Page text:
Narcolepsy, a disabling disorder that affects approximately 1 of 2000 people worldwide, is characterized by excessive daytime sleepiness (EDS) and frequent overwhelming urges to sleep or inadvertent daytime lapses into sleep. Cataplexy, the sudden, involuntary loss of skeletal muscle tone that lasts from seconds to 1 or 2 minutes, is most often triggered by positive emotions and occurs in up to 70% of cases. Cataplexy can commonly manifest as jaw sagging and/or knees buckling, but it can present more subtly or can result in temporary total-body paralysis, leading to the affected patient falling to the ground. Other characteristic symptoms include sleep paralysis and hallucinations, which classically occur at the transition from wake to sleep, and vice versa (ie, hypnagogic and hypnopompic). In addition, disrupted nighttime sleep is common.
Once they emerge, the symptoms of narcolepsy are usually lifelong, especially when the illness is associated with cataplexy. Although symptoms usually appear in late adolescence or early adulthood, on average there is a delay of 10 years before an accurate diagnosis is established. In part, the delay in diagnosis may stem from a general lack of physician awareness of narcolepsy; the broad array of symptoms that may be difficult to differentiate from symptoms of other disorders; and the wide range of both medical and psychiatric comorbidities associated with narcolepsy, including obesity, other sleep disorders, and psychiatric illnesses. Unfortunately, delay in diagnosing narcolepsy can contribute to the patient’s already significant disease burden, leading to decreased quality of life (QOL).
Diagnosis of narcolepsy
A diagnosis of narcolepsy depends on clinical history and diagnostic testing. Nocturnal polysomnography and the multiple sleep latency test (MSLT) can be used to confirm narcolepsy and evaluate for other causes of EDS. The MSLT quantitates sleep propensity as an objective measure of daytime sleepiness and involves a series of 5 naps separated by 2-hour intervals throughout the day. The diagnostic MSLT findings for narcolepsy include a mean sleep latency (across all 5 naps) of 8 minutes or less with rapid eye movement sleep during at least 2 of the 5 naps.
Accurately diagnosing narcolepsy can be challenging because of a variety of psychiatric comorbidities, including depressive disorders, bipolar disorder, and schizophrenia. The presence of comorbidities may partially mask the symptoms of narcolepsy and result in missed diagnoses. Similarly, narcolepsy without comorbid psychiatric conditions can be mistaken for psychiatric illness, including psychosis. It is important to note that obstructive sleep apnea, often seen in patients with narcolepsy, is also associated with psychiatric disorders.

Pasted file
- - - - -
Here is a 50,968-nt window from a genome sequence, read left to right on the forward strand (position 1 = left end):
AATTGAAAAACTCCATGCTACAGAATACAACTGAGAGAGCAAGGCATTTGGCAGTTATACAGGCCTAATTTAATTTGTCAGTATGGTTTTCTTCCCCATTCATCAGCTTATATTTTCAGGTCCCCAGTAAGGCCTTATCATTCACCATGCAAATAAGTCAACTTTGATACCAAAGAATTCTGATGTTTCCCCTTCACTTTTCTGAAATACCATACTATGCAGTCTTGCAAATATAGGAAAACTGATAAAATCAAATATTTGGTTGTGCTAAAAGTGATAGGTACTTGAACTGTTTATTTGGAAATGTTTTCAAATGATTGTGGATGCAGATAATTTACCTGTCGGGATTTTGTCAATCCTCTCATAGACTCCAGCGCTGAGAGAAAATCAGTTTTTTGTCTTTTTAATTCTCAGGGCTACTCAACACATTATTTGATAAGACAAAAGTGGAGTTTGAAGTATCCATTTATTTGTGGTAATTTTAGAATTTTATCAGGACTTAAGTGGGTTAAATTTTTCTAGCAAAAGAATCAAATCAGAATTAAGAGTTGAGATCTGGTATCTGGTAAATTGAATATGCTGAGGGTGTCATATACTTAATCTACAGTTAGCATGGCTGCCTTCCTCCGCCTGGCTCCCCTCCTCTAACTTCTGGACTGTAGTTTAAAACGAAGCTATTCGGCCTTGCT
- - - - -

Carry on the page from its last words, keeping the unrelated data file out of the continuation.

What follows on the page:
In addition, there may be symptom overlap between narcolepsy and common psychiatric illnesses; for example, depressed patients may have both EDS and fatigue, and the hypnagogic hallucinations characteristic of narcolepsy may be confused with the hallucinations of psychosis. Furthermore, both patients with narcolepsy and those with psychiatric illnesses may have impaired cognitive performance. Because of the functional impairments characteristic of narcolepsy, including problems at work, at school, and in relationships, and reduced QOL, patients with narcolepsy without comorbid psychiatric disease may be nonetheless referred to a psychiatrist for evaluation.
Given the frequency of missed diagnosis and misdiagnosis of narcolepsy, it is important to have a high index of suspicion and to consider an evaluation for narcolepsy whenever daytime sleepiness is reported or observed. An overnight sleep study and MSLT evaluation should be considered in the diagnostic workup. In the more challenging cases, checking cerebrospinal fluid for hypocretin, which is often decreased or absent in narcolepsy, may help confirm the diagnosis.
An important consideration in the diagnostic evaluation of narcolepsy and other causes of sleepiness is the inclusion of family members or others who know the patient well. Persons close to the patient can often provide essential information that the patient is not fully aware of or is unable to adequatelyarticulate.
Dr Ruoff is Clinical Assistant Professor at The Stanford Center for Sleep Sciences and Medicine and Assistant Program Director at the Stanford Sleep Medicine Fellowship in Redwood City, Calif. Dr Black is Consulting Associate Professor at The Stanford Center for Sleep Sciences and Medicine. Dr Ruoff reports that he attended the Advisory Board Meeting, October 25-26, 2012: Best Practices in Narcolepsy Management for Jazz Pharmaceuticals. Dr Black reports that he is a part-time employee of Jazz Pharmaceuticals.
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